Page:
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Environmental Assessment

Relationships Between Dioxins in Soil, Air, Ash, and Emissions from a Municipal Solid Waste Incinerator Emitting Large Amounts of Dioxins

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The Columbus Municipal Waste-to-Energy (Columbus WTE) facility in Columbus, Ohio, began operation in June, 1983 and ceased operation in December, 1994. During its operation, it was estimated to have released nearly 1000 grams of dioxin Toxic Equivalents (TEQs) per year. This compares to a 1994 estimate of 9300 g TEQ/yr from all sources emitting dioxins into the air in the United States, and to total releases of dioxins near or below 1000 grams TEQ/yr for England, Belgium, and West Germany. Because of the magnitude of emissions from this single source, the expectation is that there would be a strong potential to detect source impacts to soil and ambient air. This paper presents analysis evaluating dioxin concentrations and profiles in four media: stack gas, ambient air within 2 miles of the incinerator, soil samples up to 6 miles from the incinerator, and incinerator ash. Principal findings include: 1) an "incinerator signature" profile, as defined by stack gas emissions, was found in the ash and in subsets of the other two matrices, 2) soil concentrations declined from directly outside the incinerator property to the city at large, 3) an urban background concentration of dioxin TEQs was estimated at 4 pg/g, respectively, while soil concentrations generally within 2 miles of the incinerator ranged from 4-60 pg TEQ/g, 4) an urban air background concentration is estimated at 0.05 pg TEQ/m3, while air concentrations at a specific location about 1.5 miles in the downwind direction of the incinerator had concentrations of 0.17 and 0.35 pg TEQ/m3 during two sampling dates, 5) analysis of the soil monitoring data in combination with the stack test data suggests that less than 5% of emitted dioxins deposited near the incinerator, and 5) principal component analysis suggests that the fraction of total concentration of OCDD is the single feature explaining most of the variation of all concentration profiles. This paper discusses these and other findings, and their implications.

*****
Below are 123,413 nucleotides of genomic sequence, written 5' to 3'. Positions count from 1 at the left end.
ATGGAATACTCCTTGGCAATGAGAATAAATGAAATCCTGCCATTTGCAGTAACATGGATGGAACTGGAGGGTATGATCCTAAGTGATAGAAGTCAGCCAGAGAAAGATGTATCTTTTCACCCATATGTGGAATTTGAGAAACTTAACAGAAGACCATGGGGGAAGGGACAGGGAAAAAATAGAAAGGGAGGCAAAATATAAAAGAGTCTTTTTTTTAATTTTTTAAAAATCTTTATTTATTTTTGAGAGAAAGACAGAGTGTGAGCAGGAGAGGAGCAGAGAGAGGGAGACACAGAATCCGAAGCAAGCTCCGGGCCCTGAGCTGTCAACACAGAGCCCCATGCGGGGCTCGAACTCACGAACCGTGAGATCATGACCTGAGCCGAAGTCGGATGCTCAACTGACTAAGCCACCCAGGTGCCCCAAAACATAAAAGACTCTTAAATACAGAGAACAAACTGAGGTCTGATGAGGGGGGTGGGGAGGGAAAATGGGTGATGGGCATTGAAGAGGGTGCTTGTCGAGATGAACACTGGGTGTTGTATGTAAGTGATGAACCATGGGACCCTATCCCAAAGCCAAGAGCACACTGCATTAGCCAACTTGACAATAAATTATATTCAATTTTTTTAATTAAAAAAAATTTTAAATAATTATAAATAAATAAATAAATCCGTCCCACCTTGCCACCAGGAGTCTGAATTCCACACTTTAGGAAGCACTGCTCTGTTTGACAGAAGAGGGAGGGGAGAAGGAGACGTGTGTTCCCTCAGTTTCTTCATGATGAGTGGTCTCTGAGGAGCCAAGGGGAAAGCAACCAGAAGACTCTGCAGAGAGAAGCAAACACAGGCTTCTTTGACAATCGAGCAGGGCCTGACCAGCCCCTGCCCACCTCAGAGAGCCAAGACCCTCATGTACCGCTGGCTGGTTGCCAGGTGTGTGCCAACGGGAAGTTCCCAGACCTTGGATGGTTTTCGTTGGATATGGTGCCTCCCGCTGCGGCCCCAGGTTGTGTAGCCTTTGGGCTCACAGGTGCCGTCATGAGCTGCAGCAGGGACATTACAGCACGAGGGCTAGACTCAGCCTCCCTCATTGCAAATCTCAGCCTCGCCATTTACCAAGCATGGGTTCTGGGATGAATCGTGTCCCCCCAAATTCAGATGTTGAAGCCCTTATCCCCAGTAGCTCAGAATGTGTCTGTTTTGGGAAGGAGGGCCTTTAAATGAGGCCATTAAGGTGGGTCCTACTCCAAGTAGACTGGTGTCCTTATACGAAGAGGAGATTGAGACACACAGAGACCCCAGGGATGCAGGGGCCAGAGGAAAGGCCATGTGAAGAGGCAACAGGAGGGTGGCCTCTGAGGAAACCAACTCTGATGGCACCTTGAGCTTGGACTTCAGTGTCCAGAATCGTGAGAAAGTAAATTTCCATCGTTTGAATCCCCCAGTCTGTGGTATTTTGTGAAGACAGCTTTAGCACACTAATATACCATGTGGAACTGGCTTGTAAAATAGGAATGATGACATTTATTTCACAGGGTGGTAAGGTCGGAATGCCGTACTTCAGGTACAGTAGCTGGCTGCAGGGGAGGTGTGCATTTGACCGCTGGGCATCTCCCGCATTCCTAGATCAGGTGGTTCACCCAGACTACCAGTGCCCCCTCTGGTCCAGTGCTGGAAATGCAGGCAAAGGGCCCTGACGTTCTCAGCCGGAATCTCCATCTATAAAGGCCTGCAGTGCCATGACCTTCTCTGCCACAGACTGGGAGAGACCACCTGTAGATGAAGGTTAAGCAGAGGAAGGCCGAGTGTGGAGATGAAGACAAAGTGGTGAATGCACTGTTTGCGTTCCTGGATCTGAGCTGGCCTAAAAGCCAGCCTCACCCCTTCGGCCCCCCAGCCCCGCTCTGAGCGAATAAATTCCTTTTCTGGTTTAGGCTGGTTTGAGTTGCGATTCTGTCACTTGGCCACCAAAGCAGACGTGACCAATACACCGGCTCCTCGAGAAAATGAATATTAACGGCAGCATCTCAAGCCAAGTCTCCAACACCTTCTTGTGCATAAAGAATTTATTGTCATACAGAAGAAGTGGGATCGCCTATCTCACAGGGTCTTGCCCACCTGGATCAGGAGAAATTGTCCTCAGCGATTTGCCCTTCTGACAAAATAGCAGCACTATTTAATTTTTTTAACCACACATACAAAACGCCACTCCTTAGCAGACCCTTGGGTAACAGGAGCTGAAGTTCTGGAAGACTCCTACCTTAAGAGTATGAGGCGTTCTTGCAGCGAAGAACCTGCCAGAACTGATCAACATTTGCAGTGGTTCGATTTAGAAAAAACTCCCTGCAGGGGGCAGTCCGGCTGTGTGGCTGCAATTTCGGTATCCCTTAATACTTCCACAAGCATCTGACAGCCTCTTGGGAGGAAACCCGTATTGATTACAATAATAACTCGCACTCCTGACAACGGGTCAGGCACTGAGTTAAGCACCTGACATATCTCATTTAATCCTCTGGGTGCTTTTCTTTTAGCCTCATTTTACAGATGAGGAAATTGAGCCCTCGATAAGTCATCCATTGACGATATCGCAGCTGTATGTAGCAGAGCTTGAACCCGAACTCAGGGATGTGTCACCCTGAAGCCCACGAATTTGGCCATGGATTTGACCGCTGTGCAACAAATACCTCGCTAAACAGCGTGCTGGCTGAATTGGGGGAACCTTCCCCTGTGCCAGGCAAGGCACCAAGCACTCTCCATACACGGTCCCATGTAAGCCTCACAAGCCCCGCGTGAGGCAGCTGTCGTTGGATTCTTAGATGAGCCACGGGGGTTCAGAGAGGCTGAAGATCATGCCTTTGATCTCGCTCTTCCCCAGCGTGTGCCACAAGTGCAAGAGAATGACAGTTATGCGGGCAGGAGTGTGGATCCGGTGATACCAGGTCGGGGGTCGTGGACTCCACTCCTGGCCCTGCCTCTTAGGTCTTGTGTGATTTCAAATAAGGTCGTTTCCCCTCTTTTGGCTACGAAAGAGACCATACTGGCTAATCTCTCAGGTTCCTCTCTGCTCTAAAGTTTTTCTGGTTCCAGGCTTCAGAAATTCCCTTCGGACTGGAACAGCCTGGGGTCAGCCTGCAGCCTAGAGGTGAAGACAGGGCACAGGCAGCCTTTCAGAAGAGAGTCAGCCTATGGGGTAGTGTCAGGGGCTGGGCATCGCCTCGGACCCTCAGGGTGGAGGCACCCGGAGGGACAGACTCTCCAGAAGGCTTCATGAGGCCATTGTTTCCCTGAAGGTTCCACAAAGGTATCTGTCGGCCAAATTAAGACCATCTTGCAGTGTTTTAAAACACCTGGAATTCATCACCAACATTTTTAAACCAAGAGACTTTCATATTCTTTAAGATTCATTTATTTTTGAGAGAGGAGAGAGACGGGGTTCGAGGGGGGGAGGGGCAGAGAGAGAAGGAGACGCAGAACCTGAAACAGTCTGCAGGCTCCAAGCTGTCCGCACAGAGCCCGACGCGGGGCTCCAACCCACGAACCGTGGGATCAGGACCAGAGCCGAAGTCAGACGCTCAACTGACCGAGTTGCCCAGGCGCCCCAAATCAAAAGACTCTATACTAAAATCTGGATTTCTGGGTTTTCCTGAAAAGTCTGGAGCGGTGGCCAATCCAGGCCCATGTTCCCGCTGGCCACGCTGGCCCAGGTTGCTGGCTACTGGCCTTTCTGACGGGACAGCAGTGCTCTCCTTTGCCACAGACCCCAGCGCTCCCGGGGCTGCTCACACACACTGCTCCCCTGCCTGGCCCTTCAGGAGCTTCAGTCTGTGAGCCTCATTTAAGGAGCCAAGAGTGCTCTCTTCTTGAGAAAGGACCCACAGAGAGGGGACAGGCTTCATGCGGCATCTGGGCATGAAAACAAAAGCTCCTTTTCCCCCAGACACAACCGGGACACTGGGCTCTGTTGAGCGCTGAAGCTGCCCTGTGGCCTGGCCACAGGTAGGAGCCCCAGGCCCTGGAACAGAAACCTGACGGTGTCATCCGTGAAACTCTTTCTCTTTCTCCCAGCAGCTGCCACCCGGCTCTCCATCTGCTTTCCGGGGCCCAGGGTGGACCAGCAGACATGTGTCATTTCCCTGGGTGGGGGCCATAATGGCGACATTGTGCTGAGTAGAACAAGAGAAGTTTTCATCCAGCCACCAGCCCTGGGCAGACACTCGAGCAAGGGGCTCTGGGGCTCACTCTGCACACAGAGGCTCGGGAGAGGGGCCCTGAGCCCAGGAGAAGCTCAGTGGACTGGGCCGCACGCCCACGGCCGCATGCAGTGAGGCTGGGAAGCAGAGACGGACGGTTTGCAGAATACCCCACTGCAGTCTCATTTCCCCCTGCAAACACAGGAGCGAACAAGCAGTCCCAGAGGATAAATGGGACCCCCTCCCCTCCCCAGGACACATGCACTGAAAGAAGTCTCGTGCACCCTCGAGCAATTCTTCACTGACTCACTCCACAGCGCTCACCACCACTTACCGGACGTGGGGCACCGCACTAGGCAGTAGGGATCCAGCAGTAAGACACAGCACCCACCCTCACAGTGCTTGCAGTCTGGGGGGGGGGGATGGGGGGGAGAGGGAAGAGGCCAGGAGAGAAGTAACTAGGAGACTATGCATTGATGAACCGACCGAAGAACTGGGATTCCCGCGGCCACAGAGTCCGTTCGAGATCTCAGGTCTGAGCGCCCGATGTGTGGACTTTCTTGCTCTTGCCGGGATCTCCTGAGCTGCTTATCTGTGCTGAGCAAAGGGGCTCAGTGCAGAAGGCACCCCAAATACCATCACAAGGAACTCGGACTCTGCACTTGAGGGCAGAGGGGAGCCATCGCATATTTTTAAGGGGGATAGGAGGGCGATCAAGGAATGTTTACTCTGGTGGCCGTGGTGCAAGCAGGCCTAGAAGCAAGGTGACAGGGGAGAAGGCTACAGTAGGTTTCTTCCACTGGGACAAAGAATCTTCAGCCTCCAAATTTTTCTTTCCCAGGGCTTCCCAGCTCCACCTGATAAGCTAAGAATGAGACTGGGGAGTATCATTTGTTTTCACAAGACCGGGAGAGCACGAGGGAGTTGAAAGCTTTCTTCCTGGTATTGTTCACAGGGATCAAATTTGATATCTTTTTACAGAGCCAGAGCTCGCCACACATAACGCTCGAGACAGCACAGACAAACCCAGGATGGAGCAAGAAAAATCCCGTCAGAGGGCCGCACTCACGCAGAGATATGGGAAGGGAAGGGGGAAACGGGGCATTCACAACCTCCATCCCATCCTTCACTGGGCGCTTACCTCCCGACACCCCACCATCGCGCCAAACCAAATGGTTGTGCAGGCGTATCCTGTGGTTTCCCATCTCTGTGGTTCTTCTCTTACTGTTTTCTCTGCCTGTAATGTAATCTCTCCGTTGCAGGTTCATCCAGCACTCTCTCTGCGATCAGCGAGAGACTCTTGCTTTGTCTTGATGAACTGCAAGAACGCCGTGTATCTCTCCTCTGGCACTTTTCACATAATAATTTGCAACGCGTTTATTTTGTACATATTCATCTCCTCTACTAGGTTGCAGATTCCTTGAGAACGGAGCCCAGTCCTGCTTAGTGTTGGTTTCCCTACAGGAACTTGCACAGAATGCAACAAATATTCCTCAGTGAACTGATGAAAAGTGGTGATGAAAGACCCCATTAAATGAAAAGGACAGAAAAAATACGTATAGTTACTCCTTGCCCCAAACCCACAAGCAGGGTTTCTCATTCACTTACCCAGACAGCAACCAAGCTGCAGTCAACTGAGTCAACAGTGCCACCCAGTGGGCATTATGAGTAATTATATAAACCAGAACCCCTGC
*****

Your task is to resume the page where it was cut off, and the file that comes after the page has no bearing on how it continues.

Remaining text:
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The full paper is available in Downloads


Lorber, M., P. Pinsky, P. Gehring, C. Braverman, D. Winters, AND W. Sovocool. Relationships Between Dioxins in Soil, Air, Ash, and Emissions from a Municipal Solid Waste Incinerator Emitting Large Amounts of Dioxins. Chemosphere 37:2173-2197, (1998).

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